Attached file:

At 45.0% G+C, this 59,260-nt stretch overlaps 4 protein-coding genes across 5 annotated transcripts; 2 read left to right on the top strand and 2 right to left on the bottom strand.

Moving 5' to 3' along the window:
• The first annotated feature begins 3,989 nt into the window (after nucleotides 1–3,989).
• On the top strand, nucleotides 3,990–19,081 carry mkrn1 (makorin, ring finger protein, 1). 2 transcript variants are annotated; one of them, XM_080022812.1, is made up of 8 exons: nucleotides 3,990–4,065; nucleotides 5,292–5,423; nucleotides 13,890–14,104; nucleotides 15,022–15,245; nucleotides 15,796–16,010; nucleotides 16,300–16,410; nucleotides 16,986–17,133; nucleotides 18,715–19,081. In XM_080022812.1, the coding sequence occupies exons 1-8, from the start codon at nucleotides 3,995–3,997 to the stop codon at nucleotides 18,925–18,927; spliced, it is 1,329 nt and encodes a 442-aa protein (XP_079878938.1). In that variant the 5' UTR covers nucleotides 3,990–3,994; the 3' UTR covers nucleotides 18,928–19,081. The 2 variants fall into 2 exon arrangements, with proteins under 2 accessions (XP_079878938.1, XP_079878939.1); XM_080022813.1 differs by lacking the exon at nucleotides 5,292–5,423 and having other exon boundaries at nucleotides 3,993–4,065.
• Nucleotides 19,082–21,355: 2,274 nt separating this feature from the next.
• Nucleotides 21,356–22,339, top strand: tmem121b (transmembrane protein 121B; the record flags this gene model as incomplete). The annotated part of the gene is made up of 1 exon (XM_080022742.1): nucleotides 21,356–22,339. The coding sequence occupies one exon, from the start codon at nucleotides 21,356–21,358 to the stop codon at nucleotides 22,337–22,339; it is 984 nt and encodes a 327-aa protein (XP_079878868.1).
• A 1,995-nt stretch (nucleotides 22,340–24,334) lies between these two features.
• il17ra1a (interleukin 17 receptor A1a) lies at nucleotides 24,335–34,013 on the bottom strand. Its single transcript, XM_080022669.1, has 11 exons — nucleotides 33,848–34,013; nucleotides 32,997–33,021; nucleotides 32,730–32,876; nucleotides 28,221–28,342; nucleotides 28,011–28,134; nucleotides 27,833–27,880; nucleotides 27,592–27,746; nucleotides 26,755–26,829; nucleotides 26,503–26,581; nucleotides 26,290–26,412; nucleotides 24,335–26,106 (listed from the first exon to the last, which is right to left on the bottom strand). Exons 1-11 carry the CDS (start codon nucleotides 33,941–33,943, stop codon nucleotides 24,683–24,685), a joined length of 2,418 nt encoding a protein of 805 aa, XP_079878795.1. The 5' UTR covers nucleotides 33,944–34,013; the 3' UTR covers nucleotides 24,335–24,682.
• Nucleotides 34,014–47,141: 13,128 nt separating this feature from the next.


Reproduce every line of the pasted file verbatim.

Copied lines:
At 45.0% G+C, this 59,260-nt stretch overlaps 4 protein-coding genes across 5 annotated transcripts; 2 read left to right on the top strand and 2 right to left on the bottom strand.

Moving 5' to 3' along the window:
• The first annotated feature begins 3,989 nt into the window (after nucleotides 1–3,989).
• On the top strand, nucleotides 3,990–19,081 carry mkrn1 (makorin, ring finger protein, 1). 2 transcript variants are annotated; one of them, XM_080022812.1, is made up of 8 exons: nucleotides 3,990–4,065; nucleotides 5,292–5,423; nucleotides 13,890–14,104; nucleotides 15,022–15,245; nucleotides 15,796–16,010; nucleotides 16,300–16,410; nucleotides 16,986–17,133; nucleotides 18,715–19,081. In XM_080022812.1, the coding sequence occupies exons 1-8, from the start codon at nucleotides 3,995–3,997 to the stop codon at nucleotides 18,925–18,927; spliced, it is 1,329 nt and encodes a 442-aa protein (XP_079878938.1). In that variant the 5' UTR covers nucleotides 3,990–3,994; the 3' UTR covers nucleotides 18,928–19,081. The 2 variants fall into 2 exon arrangements, with proteins under 2 accessions (XP_079878938.1, XP_079878939.1); XM_080022813.1 differs by lacking the exon at nucleotides 5,292–5,423 and having other exon boundaries at nucleotides 3,993–4,065.
• Nucleotides 19,082–21,355: 2,274 nt separating this feature from the next.
• Nucleotides 21,356–22,339, top strand: tmem121b (transmembrane protein 121B; the record flags this gene model as incomplete). The annotated part of the gene is made up of 1 exon (XM_080022742.1): nucleotides 21,356–22,339. The coding sequence occupies one exon, from the start codon at nucleotides 21,356–21,358 to the stop codon at nucleotides 22,337–22,339; it is 984 nt and encodes a 327-aa protein (XP_079878868.1).
• A 1,995-nt stretch (nucleotides 22,340–24,334) lies between these two features.
• il17ra1a (interleukin 17 receptor A1a) lies at nucleotides 24,335–34,013 on the bottom strand. Its single transcript, XM_080022669.1, has 11 exons — nucleotides 33,848–34,013; nucleotides 32,997–33,021; nucleotides 32,730–32,876; nucleotides 28,221–28,342; nucleotides 28,011–28,134; nucleotides 27,833–27,880; nucleotides 27,592–27,746; nucleotides 26,755–26,829; nucleotides 26,503–26,581; nucleotides 26,290–26,412; nucleotides 24,335–26,106 (listed from the first exon to the last, which is right to left on the bottom strand). Exons 1-11 carry the CDS (start codon nucleotides 33,941–33,943, stop codon nucleotides 24,683–24,685), a joined length of 2,418 nt encoding a protein of 805 aa, XP_079878795.1. The 5' UTR covers nucleotides 33,944–34,013; the 3' UTR covers nucleotides 24,335–24,682.
• Nucleotides 34,014–47,141: 13,128 nt separating this feature from the next.